40790 F/LT (A/W/Cmdr.) (Capt./Pilot) D R BAGNALL DFC (New Zealander)
    AUS406744 F/Sgt (2nd Pilot) W R WALTERS RAAF
    AUS409069 Sgt (Nav.) W O GAZE RAAF
    AUS415030 F/Sgt(W.Op./Air Gnr.) J P HALL RAAF
    AUS416598 Sgt (Bomb Aimer) D H MORGAN RAAF
    1548321 Sgt J K KIRK (Air Gnr.) Injured

    Col.
    Last edited by COL BRUGGY; 5th July 2009 at 13:22. Reason: minor correction

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    Rob, Col,

    Thanks for the extra info.

    Could I ask just one more question on this subject?

    Why would the 70 Squadron Wellington be carrying two pilots (crew of six) and the 40 Squadron Wellington one (crew of five) considering it was much the same op.

    From what I can gather the Wellington in 1943 would normally carry just one pilot.
    Maybe the extra pilot would be there for operational experience?

    Any thoughts?

    Regards
    Peter

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    Peter,

    David Gunby, in his Intro to BLME1 (p.7), describes the situation thus:

    ...With the Wellingtons, until late 1942 carrying a crew of six, the two pilots are followed by the observer, wireless operator and gunners. With the belated introduction in the Middle East of the five-man Wellington crew, second pilots appear only when a newcomer to a squadron is making a 'second dickey' trip, while the bomb aimer is listed after the navigator and wireless operator but before the rear gunner.

    Col.

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    Cheers Col.

    Put so much better than I.

    Regards

    Peter.

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    Hi Peter and Col,
    Peter in 1943 it appears( 37 Squadrn ORB ) that the early months March/April it was quite common for there to be a crew of six ,Captain, 2nd Pilot, Navigator, 1st W/Op, 2nd W/Op and Air Gunner. As you correctly state there would be five member crews as well on the same operation. It would appear that because of the lack of Wellington aircraft at this time that to gain experience they sent out crews with two pilots. This changed as time went on and by late 1943/ early 1944 the crews were mainly of five in number as more aircraft became available, but again this was not a hard and fast rule. There was also a change in the training regime which as one of my fathers pilots F/S Robert Kurt Lavack explained that on his 2nd tour in Wellingtons in late 1944 ( Warsaw Airdrops ) the bombaimer was trained to fly the aircraft if the pilot became incapacitated. However in saying this pages from Robert Lavacks Log Book show that he on operations to Sarajevo still had a crew of six which comprised Pilot, Navigator, Bombaimer,W/Op and two Air Gunners. Robert Lavack also commented that by middle of 1944 pilots trained on Wellingtons were in big demand and one can only assume that those pilots coming through in the later years of the War were trained on the Heavy Bombers ie. Liberators etc. I am sure other members on the forum can add to this and correct me if my thoughts are off the mark.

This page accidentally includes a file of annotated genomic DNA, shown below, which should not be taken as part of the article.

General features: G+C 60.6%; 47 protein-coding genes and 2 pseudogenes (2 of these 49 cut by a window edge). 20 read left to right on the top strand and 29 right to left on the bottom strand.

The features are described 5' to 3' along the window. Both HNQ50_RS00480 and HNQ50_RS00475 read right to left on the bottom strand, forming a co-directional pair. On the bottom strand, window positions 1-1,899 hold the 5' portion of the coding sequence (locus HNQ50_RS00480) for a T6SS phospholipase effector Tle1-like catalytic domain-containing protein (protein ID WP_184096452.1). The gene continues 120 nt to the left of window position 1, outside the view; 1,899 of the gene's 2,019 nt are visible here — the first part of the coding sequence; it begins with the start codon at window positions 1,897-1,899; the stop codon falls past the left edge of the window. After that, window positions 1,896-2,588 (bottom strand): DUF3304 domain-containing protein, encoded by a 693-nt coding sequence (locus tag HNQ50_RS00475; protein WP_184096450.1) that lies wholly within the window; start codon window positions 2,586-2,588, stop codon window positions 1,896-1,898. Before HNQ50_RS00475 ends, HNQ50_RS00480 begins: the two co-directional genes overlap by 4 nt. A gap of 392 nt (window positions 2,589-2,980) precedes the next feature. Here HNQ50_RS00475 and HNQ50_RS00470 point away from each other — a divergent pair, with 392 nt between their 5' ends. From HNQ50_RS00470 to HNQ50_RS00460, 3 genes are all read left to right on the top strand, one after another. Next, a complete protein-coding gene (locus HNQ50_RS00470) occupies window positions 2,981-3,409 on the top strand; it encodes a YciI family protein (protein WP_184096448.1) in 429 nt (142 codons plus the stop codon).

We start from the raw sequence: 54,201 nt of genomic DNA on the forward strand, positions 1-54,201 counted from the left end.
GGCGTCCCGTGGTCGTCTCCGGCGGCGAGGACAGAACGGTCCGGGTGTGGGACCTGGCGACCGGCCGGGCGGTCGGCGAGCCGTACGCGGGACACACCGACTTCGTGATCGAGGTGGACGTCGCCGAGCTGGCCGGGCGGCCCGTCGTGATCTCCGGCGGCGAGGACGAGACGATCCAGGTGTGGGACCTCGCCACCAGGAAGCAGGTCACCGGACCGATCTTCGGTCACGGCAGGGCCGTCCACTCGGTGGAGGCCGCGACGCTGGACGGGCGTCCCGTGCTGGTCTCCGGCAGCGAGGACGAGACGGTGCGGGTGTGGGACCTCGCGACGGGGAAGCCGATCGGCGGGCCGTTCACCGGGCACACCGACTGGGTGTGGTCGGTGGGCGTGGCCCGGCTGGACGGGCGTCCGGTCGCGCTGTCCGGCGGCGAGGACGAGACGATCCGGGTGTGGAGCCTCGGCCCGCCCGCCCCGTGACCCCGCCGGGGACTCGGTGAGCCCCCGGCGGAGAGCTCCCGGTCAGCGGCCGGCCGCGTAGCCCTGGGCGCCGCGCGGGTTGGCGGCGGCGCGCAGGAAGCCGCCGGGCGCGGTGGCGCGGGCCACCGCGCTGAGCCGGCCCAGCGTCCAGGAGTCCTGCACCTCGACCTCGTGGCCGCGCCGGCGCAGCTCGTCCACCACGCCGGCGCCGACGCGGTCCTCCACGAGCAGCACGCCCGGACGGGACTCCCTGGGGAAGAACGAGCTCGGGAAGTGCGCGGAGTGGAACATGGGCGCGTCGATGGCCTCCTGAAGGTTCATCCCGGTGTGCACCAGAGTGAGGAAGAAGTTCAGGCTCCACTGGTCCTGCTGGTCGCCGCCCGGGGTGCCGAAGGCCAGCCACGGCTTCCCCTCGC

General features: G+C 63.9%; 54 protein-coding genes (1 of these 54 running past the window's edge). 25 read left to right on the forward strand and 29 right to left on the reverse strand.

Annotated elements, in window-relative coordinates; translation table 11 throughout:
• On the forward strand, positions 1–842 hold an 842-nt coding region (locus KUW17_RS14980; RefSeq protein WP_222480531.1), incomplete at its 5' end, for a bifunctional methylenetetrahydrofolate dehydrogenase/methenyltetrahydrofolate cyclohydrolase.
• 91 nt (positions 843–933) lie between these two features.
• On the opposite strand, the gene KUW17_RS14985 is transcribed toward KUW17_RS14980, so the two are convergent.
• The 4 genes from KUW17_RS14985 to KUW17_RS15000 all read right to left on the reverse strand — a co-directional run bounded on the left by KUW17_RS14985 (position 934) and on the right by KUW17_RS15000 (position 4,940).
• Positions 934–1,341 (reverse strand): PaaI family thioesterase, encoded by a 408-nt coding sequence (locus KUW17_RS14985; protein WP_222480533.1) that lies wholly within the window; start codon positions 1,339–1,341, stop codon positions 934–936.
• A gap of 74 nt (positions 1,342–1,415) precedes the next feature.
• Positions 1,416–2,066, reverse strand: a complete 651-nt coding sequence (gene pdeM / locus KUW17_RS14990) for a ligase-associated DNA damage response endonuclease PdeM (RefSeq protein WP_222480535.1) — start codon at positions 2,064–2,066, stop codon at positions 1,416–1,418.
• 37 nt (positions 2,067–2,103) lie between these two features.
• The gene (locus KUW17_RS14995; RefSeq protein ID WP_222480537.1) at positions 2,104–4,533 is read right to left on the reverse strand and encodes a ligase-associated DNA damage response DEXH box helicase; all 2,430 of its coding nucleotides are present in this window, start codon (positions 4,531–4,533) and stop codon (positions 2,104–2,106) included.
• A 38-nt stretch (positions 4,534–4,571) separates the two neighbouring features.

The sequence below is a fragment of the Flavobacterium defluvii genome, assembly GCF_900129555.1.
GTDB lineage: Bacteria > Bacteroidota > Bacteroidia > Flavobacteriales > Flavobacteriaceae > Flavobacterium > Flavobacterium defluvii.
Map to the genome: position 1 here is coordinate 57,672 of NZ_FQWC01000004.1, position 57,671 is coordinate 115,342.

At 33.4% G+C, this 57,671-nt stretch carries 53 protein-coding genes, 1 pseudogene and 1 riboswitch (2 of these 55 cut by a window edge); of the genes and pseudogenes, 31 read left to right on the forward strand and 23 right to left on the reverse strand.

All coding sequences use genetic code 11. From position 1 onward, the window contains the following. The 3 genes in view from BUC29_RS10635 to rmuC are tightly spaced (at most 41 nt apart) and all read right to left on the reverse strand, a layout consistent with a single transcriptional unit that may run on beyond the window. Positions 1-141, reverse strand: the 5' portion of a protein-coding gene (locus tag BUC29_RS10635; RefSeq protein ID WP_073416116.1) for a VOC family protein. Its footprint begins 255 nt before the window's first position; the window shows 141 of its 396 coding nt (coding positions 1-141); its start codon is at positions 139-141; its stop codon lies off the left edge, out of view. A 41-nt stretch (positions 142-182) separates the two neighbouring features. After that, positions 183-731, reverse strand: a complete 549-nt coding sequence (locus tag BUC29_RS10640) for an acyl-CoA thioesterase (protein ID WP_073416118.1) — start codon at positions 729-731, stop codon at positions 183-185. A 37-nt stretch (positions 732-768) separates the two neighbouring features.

Col and Peter
    An interesting comment made by Robert Lavack confirms the "Gamble" of operations in Wellingtons. He states and I quote....
    Wellingtons (Wimpies), as you likely already know, were night bombers that operated as independent units like the Uboats did. The only time they got together was over the designated target during a five minute period, known as the 'blitz' period. This was designed to saturate the enemy defences. Getting to the target relied on a lot of team work between the navigator and the wireless operator.It was strictly DR navigation usually without good meterological information. The German night fighters were very good too as they had efficient ground radar to direct them to the bomber pack. In 1943 they equipped their night fighters with airborne radar to compliment the ground stations. Then they were deadly with aces with kills exceeding 100. So the basic DR navigation, limited meterological information, ground and air defences, it was surprising how many aircraft managed to reach their designated targets.
    I hope this is of interest to you and helps to understand the odds that were stacked against the Welligton Crews.

    Regards,
    Rob Jerram.